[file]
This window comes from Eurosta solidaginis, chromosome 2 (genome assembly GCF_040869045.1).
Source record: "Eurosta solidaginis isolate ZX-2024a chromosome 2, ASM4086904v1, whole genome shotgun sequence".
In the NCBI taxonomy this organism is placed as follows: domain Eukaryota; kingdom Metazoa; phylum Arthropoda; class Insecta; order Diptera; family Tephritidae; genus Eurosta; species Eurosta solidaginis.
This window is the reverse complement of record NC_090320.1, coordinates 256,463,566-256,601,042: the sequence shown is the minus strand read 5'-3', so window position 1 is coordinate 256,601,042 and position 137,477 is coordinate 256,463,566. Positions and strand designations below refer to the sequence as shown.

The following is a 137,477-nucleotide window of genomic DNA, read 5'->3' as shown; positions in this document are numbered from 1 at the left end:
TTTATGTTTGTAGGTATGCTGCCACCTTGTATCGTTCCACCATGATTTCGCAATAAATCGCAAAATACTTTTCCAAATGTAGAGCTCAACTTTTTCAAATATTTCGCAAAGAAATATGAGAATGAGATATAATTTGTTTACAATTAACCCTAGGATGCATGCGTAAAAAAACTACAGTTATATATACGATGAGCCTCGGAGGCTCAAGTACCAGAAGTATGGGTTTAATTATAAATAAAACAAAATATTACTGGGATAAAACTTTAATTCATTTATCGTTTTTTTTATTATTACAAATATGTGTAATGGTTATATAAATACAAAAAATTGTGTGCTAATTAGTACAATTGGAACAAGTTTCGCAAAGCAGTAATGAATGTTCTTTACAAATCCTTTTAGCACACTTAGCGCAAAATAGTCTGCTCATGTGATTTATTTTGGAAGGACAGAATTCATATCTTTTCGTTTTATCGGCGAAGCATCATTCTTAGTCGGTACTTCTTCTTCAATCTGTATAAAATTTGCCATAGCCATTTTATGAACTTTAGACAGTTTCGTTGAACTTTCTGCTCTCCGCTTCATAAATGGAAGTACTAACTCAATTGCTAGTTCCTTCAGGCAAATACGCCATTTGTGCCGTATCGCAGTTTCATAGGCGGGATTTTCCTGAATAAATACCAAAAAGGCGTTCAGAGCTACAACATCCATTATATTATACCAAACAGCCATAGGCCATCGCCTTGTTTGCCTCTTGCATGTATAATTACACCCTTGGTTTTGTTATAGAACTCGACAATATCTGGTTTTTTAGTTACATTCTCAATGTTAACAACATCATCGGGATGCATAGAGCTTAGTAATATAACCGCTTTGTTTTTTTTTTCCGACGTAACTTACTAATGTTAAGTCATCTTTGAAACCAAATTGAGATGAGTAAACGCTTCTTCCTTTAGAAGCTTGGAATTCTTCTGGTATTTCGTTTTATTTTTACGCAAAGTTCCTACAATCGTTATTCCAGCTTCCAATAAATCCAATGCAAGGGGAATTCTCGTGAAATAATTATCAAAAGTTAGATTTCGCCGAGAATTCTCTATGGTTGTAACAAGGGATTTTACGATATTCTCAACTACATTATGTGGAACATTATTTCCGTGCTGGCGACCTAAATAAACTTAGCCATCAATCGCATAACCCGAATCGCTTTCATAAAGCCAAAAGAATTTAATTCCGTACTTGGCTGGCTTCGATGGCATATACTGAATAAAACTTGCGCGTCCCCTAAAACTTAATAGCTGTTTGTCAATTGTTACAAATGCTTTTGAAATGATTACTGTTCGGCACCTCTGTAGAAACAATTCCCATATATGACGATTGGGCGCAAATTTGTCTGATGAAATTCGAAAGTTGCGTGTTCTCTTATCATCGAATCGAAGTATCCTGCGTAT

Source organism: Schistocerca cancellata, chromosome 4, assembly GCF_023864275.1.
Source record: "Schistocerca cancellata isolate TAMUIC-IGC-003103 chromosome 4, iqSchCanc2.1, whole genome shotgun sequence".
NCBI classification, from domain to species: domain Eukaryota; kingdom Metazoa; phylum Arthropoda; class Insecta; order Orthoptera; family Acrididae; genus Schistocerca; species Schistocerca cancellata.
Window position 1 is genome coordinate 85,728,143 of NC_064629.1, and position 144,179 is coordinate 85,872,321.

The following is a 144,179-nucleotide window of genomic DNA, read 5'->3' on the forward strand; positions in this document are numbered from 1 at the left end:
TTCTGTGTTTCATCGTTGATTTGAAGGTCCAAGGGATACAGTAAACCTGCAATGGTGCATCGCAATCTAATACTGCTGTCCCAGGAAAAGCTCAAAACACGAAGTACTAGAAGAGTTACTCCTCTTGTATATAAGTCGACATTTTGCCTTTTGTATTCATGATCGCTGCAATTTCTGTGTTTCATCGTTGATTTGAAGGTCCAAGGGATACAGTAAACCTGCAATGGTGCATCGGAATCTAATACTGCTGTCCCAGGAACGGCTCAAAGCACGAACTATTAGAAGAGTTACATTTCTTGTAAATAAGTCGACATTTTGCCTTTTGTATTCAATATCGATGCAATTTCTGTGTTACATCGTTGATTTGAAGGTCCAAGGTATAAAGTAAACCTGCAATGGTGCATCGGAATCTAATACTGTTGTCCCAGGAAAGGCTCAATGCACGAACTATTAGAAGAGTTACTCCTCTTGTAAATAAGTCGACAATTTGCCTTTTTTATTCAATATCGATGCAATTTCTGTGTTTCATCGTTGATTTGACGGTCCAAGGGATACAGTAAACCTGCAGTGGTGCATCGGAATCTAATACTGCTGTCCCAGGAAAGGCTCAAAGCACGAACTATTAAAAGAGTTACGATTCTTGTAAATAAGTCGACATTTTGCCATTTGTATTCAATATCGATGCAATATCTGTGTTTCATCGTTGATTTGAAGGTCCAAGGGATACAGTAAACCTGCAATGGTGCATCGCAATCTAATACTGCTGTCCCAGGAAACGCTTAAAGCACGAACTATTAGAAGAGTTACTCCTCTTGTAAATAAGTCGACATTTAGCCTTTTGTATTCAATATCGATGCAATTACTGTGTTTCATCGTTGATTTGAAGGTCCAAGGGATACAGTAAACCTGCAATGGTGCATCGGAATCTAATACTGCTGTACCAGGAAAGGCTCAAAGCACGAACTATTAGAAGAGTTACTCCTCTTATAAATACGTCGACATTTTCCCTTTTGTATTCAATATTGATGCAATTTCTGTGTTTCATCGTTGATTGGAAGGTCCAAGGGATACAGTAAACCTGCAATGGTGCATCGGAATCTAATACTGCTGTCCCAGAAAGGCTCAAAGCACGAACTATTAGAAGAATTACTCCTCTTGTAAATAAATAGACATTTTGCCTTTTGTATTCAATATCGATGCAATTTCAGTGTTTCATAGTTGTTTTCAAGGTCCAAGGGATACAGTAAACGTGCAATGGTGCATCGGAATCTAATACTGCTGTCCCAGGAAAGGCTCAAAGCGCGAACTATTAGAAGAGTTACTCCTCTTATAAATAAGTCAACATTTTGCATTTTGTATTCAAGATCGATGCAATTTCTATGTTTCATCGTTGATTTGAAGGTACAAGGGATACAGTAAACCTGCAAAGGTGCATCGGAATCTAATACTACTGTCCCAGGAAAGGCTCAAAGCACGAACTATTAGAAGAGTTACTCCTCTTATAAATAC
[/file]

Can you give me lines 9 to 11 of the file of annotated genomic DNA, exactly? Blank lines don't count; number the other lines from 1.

NCBI classification, from domain to species: domain Eukaryota; kingdom Metazoa; phylum Arthropoda; class Insecta; order Orthoptera; family Acrididae; genus Schistocerca; species Schistocerca cancellata.
Window position 1 is genome coordinate 85,728,143 of NC_064629.1, and position 144,179 is coordinate 85,872,321.

The following is a 144,179-nucleotide window of genomic DNA, read 5'->3' on the forward strand; positions in this document are numbered from 1 at the left end: